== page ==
Sometimes, it occurs to me that I’m not actually frolicking through rose gardens, picking beautiful blooms at whim. Reality can be a big shock for someone like me.
Yes, I spent way too much time reading The Secret Garden as a child and now spend way too much time on Pinterest.
Not all roses smell as sweet
Ever since this lavender post (Blah Blah’s very first post, back when I had blonde hair and no comment spam filter!) I’ve been meaning to do an infused rose oil and quite a few of you have been asking for this, lately.
I actually did a rose oil last year with my friend’s home grown roses. It smelled heavenly, but do you think I took any photos of those gorgeous blooms? Nope. None. And if it’s not on Instagram it didn’t happen.
I thought I could just do another batch with the rose petal tea purchased at my local Chinese supermarket. Nope. Not the same. It turns out if the dried petals don’t smell much the oil won’t smell much.
I realise this sounds obvious to a sensible person, but I persisted, because, well, because I’m, ahem, stubborn and I have to KNOW for sure.
I don’t like using the florist bought bunches of roses, because they’re often sprayed with all sorts of things. I have done it (after washing the petals) and it hasn’t killed me, but I prefer the spray-free ones now.
The long and the short is this infused rose oil recipe works with fragrant, spray-free rose petals and not much else. I think the same for making rose water.
The petals are best when dry or very wilted, because this means the water has evapourated, increasing the purity of oil extracted. This just means leaving fresh petals out on a tray for a day or two to wilt and dry a bit.
When choosing what oil to use as the base, think about what you would like to use the rose oil for. An infused oil like this can be mixed into body scrubs, hand creams, facial serums or used as is for massages. All of the oils listed in the recipe below are great for the skin.
Printable gift tag
We made a printable label or gift tag for you in case you’re making this for a gift (Mothers’ Day isn’t too far off – just saying). All you need to do is click on the link below, print on card stock, cut out and attach to the gift jar.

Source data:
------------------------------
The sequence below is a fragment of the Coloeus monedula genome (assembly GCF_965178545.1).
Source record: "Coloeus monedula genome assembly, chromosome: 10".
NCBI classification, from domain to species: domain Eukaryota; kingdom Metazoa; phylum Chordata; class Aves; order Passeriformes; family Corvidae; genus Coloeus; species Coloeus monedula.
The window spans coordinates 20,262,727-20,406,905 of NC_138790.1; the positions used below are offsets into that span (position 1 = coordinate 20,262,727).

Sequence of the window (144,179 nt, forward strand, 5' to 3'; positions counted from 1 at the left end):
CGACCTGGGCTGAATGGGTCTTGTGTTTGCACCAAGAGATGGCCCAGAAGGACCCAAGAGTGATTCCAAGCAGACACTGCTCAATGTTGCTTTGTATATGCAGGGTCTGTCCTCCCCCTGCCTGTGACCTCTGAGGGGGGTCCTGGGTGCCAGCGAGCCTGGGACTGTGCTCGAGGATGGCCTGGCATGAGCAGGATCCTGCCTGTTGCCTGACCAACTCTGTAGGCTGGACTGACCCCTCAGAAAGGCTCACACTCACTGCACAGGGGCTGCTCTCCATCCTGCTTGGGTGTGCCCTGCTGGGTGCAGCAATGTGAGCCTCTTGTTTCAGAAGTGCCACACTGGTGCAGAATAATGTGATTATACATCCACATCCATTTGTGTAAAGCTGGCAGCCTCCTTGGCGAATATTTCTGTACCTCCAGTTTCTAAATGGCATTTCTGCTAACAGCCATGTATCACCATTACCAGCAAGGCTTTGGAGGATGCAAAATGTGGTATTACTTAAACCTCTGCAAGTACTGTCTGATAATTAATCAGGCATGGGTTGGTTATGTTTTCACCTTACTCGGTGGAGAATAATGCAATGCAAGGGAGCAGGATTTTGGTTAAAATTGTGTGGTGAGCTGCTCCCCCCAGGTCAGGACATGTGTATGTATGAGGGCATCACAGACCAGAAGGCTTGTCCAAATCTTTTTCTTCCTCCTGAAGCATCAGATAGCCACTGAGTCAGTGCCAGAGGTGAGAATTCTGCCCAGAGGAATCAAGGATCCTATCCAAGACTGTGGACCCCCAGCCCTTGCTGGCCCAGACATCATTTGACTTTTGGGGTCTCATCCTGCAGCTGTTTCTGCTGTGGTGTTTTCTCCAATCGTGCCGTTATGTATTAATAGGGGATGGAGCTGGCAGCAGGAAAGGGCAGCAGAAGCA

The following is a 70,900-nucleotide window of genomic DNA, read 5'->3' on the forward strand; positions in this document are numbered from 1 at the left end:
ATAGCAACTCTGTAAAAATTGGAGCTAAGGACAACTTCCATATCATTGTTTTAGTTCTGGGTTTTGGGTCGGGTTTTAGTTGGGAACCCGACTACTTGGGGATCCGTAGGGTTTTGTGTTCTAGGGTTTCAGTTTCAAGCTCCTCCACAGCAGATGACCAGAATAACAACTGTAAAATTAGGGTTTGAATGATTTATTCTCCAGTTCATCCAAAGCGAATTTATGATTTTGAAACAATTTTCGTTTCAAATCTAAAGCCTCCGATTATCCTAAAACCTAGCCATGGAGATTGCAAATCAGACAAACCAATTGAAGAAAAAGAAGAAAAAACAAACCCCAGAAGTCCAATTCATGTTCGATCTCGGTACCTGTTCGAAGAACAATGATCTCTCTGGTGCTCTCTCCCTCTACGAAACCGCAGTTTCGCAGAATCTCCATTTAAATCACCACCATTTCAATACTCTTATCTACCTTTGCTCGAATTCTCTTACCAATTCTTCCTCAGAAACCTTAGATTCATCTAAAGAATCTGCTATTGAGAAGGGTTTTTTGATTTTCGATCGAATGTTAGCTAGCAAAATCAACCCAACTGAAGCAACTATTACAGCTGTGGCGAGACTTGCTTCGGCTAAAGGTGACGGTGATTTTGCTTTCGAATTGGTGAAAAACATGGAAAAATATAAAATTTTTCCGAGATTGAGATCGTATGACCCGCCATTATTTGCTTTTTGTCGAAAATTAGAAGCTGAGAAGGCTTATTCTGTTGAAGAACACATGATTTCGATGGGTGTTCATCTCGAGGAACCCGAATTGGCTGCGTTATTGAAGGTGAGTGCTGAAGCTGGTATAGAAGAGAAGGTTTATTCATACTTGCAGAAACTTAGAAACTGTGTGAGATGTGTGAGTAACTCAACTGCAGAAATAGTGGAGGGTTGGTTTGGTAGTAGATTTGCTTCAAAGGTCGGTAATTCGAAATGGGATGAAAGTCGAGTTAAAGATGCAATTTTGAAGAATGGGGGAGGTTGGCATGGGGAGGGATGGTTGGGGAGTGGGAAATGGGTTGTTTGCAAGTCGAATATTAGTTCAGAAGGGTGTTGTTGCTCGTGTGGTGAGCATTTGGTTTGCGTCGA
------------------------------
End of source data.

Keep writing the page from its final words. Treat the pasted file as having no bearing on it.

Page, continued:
The quick way to make rose oil is to use dried or very wilted rose petals and follow a similar method for this lemon oil post, but keep the heat down really low. In terms of quantities, the more rose petals the better, so long as the oil covers the petals. Cook until you’re happy with the fragrance, changing the petals if need be.
However, I think the fragrance is better quality from the slow method, so I tend to recommend the slow road.
The slow way, takes 3+ weeks and here is the recipe…
- Glass jar
- Lots of dried, spray-free rose petals
- Enough almond, sunflower, macadamia or grape seed oil to fill the jar
- Cheese cloth or muslin
- Fill the jar with rose petals
- Pour in oil until it covers the rose petals and put lid on
- Place in a spot out of direct sunlight. The ideal spot is a warm, dark cupboard.
- Gently turn or roll the jar every couple of days.
- Check the fragrance after 3 weeks. If you would like a stronger scent, strain the old petals and add more dried petals. Continue until you are happy with the fragrance.
- When happy with the fragrance, strain the oil through cheese cloth or muslin, pour into a jar, label with the date and ingredients.
- If using on the skin, always test on a discrete spot for allergies.